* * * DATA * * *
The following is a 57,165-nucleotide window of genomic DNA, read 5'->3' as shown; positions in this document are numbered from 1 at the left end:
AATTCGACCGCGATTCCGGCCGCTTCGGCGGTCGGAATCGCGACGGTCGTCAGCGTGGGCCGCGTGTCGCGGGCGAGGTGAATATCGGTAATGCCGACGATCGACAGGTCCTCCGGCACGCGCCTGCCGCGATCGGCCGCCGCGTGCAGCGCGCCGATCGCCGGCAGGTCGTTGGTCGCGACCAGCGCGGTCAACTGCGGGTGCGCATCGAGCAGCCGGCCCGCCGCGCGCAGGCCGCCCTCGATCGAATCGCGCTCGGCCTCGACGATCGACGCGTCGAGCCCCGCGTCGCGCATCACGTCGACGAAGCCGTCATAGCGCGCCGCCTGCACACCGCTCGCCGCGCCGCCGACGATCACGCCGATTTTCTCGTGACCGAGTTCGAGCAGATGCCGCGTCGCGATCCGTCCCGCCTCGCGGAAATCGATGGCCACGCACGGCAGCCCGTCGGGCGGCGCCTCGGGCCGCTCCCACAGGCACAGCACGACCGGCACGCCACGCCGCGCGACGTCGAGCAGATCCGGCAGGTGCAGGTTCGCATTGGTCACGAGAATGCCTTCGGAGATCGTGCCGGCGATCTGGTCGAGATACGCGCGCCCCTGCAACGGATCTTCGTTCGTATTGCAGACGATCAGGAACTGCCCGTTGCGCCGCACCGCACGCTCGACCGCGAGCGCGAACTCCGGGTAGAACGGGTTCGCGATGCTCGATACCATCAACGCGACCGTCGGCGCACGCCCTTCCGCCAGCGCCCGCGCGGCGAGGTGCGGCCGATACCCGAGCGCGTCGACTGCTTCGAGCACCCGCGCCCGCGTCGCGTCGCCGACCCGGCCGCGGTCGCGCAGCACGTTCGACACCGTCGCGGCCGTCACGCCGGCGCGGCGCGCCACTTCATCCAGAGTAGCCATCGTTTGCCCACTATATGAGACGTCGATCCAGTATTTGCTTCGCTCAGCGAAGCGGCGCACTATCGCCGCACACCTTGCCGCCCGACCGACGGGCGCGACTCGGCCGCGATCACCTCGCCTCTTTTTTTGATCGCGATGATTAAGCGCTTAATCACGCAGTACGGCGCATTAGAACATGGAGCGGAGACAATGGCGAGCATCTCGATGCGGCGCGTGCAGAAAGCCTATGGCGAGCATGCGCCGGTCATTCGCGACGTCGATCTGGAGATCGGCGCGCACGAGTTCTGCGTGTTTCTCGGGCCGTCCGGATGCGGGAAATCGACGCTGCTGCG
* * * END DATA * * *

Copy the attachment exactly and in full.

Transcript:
The following is a 57,165-nucleotide window of genomic DNA, read 5'->3' as shown; positions in this document are numbered from 1 at the left end:
AATTCGACCGCGATTCCGGCCGCTTCGGCGGTCGGAATCGCGACGGTCGTCAGCGTGGGCCGCGTGTCGCGGGCGAGGTGAATATCGGTAATGCCGACGATCGACAGGTCCTCCGGCACGCGCCTGCCGCGATCGGCCGCCGCGTGCAGCGCGCCGATCGCCGGCAGGTCGTTGGTCGCGACCAGCGCGGTCAACTGCGGGTGCGCATCGAGCAGCCGGCCCGCCGCGCGCAGGCCGCCCTCGATCGAATCGCGCTCGGCCTCGACGATCGACGCGTCGAGCCCCGCGTCGCGCATCACGTCGACGAAGCCGTCATAGCGCGCCGCCTGCACACCGCTCGCCGCGCCGCCGACGATCACGCCGATTTTCTCGTGACCGAGTTCGAGCAGATGCCGCGTCGCGATCCGTCCCGCCTCGCGGAAATCGATGGCCACGCACGGCAGCCCGTCGGGCGGCGCCTCGGGCCGCTCCCACAGGCACAGCACGACCGGCACGCCACGCCGCGCGACGTCGAGCAGATCCGGCAGGTGCAGGTTCGCATTGGTCACGAGAATGCCTTCGGAGATCGTGCCGGCGATCTGGTCGAGATACGCGCGCCCCTGCAACGGATCTTCGTTCGTATTGCAGACGATCAGGAACTGCCCGTTGCGCCGCACCGCACGCTCGACCGCGAGCGCGAACTCCGGGTAGAACGGGTTCGCGATGCTCGATACCATCAACGCGACCGTCGGCGCACGCCCTTCCGCCAGCGCCCGCGCGGCGAGGTGCGGCCGATACCCGAGCGCGTCGACTGCTTCGAGCACCCGCGCCCGCGTCGCGTCGCCGACCCGGCCGCGGTCGCGCAGCACGTTCGACACCGTCGCGGCCGTCACGCCGGCGCGGCGCGCCACTTCATCCAGAGTAGCCATCGTTTGCCCACTATATGAGACGTCGATCCAGTATTTGCTTCGCTCAGCGAAGCGGCGCACTATCGCCGCACACCTTGCCGCCCGACCGACGGGCGCGACTCGGCCGCGATCACCTCGCCTCTTTTTTTGATCGCGATGATTAAGCGCTTAATCACGCAGTACGGCGCATTAGAACATGGAGCGGAGACAATGGCGAGCATCTCGATGCGGCGCGTGCAGAAAGCCTATGGCGAGCATGCGCCGGTCATTCGCGACGTCGATCTGGAGATCGGCGCGCACGAGTTCTGCGTGTTTCTCGGGCCGTCCGGATGCGGGAAATCGACGCTGCTGCG